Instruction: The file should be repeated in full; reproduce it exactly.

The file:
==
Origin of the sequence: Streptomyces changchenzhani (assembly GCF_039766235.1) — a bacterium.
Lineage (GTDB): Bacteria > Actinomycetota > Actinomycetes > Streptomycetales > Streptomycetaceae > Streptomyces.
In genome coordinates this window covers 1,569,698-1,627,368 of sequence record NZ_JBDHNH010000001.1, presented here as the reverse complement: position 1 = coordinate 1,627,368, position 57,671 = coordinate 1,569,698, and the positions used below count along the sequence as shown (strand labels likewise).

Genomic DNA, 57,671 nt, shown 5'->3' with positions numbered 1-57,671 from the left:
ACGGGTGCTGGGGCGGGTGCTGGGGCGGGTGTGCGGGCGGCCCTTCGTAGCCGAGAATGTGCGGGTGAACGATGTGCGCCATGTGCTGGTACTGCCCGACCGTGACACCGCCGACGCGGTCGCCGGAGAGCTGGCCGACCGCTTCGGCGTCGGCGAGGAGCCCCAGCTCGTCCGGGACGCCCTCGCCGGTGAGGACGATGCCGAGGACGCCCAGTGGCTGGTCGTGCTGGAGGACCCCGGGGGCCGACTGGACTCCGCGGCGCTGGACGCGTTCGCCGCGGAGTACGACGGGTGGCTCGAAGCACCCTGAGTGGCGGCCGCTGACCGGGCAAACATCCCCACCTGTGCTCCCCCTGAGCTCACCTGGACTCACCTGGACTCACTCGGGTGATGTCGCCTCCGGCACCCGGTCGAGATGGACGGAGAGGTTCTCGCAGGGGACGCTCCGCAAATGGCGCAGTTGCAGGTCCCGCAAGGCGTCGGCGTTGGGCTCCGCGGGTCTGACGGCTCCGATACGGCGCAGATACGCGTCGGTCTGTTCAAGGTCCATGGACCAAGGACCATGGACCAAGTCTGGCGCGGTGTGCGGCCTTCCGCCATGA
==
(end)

Origin of the sequence: Streptomyces changchenzhani (assembly GCF_039766235.1) — a bacterium.
Lineage (GTDB): Bacteria > Actinomycetota > Actinomycetes > Streptomycetales > Streptomycetaceae > Streptomyces.
In genome coordinates this window covers 1,569,698-1,627,368 of sequence record NZ_JBDHNH010000001.1, presented here as the reverse complement: position 1 = coordinate 1,627,368, position 57,671 = coordinate 1,569,698, and the positions used below count along the sequence as shown (strand labels likewise).

Genomic DNA, 57,671 nt, shown 5'->3' with positions numbered 1-57,671 from the left:
ACGGGTGCTGGGGCGGGTGCTGGGGCGGGTGTGCGGGCGGCCCTTCGTAGCCGAGAATGTGCGGGTGAACGATGTGCGCCATGTGCTGGTACTGCCCGACCGTGACACCGCCGACGCGGTCGCCGGAGAGCTGGCCGACCGCTTCGGCGTCGGCGAGGAGCCCCAGCTCGTCCGGGACGCCCTCGCCGGTGAGGACGATGCCGAGGACGCCCAGTGGCTGGTCGTGCTGGAGGACCCCGGGGGCCGACTGGACTCCGCGGCGCTGGACGCGTTCGCCGCGGAGTACGACGGGTGGCTCGAAGCACCCTGAGTGGCGGCCGCTGACCGGGCAAACATCCCCACCTGTGCTCCCCCTGAGCTCACCTGGACTCACCTGGACTCACTCGGGTGATGTCGCCTCCGGCACCCGGTCGAGATGGACGGAGAGGTTCTCGCAGGGGACGCTCCGCAAATGGCGCAGTTGCAGGTCCCGCAAGGCGTCGGCGTTGGGCTCCGCGGGTCTGACGGCTCCGATACGGCGCAGATACGCGTCGGTCTGTTCAAGGTCCATGGACCAAGGACCATGGACCAAGTCTGGCGCGGTGTGCGGCCTTCCGCCATGA